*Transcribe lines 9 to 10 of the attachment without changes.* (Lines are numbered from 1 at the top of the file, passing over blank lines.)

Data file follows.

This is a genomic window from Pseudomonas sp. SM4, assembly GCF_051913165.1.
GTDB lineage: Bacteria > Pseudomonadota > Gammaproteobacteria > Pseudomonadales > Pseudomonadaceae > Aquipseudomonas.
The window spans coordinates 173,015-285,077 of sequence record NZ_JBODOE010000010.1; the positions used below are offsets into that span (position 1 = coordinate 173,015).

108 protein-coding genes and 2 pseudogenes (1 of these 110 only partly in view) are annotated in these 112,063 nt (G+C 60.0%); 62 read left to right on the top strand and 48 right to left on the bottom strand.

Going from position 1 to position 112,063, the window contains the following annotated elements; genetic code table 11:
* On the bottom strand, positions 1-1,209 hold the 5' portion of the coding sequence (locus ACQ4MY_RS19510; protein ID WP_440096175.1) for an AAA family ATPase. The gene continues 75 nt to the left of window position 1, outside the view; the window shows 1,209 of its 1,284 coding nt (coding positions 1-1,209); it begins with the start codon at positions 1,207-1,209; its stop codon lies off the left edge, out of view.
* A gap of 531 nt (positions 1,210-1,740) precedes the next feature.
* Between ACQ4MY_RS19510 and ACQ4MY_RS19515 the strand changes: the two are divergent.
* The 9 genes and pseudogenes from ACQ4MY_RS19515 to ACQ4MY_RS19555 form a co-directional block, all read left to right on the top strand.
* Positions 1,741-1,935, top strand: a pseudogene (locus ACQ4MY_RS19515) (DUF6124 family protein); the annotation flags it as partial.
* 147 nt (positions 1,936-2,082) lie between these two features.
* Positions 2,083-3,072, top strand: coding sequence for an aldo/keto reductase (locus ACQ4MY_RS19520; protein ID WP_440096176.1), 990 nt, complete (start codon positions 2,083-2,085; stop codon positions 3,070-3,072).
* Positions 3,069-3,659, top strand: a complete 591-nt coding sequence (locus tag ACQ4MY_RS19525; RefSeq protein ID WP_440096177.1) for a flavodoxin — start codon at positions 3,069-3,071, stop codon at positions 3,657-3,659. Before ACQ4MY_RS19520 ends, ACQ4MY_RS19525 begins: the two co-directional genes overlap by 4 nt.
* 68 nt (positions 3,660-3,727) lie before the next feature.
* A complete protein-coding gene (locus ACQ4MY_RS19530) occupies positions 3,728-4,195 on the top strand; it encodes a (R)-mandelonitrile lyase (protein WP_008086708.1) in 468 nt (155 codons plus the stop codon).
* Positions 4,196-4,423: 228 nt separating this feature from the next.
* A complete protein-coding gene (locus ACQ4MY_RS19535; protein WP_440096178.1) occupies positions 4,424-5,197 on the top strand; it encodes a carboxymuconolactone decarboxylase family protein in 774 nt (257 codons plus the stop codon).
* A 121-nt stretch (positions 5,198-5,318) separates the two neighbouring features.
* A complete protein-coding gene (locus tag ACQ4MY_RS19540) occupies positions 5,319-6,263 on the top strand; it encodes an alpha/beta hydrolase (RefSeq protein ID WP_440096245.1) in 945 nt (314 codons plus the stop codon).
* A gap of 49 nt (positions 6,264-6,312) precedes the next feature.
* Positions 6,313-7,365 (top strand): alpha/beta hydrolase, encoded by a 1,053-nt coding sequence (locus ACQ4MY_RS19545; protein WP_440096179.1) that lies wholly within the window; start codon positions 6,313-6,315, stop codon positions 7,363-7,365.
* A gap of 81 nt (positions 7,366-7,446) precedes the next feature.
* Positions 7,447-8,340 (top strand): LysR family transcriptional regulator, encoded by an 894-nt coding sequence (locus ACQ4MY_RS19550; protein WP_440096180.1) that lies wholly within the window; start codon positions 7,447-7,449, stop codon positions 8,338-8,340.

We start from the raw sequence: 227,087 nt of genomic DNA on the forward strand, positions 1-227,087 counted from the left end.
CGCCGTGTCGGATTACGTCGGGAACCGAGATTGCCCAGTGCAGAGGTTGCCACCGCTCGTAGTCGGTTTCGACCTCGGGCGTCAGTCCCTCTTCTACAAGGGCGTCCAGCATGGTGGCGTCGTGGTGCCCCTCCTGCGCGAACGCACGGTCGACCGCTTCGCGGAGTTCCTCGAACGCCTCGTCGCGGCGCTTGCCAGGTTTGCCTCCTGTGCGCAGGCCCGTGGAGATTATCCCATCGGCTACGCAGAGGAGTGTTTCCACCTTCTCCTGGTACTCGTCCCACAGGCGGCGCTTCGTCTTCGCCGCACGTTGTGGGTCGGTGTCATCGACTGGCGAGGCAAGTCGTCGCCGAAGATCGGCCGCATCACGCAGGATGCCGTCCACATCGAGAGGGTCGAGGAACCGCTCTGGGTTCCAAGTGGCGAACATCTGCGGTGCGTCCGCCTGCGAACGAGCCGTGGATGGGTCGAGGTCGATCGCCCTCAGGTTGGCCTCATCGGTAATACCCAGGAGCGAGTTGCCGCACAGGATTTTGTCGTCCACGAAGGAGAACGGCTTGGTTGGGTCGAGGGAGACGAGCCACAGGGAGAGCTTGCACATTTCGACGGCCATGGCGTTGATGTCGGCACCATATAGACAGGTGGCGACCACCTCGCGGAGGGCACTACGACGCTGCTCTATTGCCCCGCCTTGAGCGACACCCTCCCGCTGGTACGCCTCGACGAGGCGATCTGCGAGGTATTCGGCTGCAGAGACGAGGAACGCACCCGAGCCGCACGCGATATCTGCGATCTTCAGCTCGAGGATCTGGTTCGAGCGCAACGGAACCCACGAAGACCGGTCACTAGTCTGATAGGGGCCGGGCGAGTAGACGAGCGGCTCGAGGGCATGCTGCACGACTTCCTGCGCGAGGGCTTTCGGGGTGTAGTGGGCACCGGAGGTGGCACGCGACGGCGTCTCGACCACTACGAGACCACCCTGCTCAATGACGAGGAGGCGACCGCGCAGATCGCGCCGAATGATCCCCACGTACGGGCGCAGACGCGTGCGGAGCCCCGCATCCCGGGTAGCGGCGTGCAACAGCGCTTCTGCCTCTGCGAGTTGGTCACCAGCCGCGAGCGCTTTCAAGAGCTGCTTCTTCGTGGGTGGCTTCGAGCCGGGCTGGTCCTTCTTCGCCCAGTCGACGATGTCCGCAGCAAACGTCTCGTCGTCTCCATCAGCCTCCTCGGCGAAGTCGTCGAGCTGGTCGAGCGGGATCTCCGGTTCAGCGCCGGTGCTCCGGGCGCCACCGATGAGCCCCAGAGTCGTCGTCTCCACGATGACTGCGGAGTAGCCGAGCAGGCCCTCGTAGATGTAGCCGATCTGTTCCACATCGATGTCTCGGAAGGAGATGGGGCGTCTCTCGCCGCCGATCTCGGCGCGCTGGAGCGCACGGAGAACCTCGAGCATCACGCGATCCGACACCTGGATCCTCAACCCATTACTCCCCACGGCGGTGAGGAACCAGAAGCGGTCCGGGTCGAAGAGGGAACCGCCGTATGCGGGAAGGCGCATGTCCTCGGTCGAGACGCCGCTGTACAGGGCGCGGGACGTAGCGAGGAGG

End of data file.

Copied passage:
* The 9 genes and pseudogenes from ACQ4MY_RS19515 to ACQ4MY_RS19555 form a co-directional block, all read left to right on the top strand.
* Positions 1,741-1,935, top strand: a pseudogene (locus ACQ4MY_RS19515) (DUF6124 family protein); the annotation flags it as partial.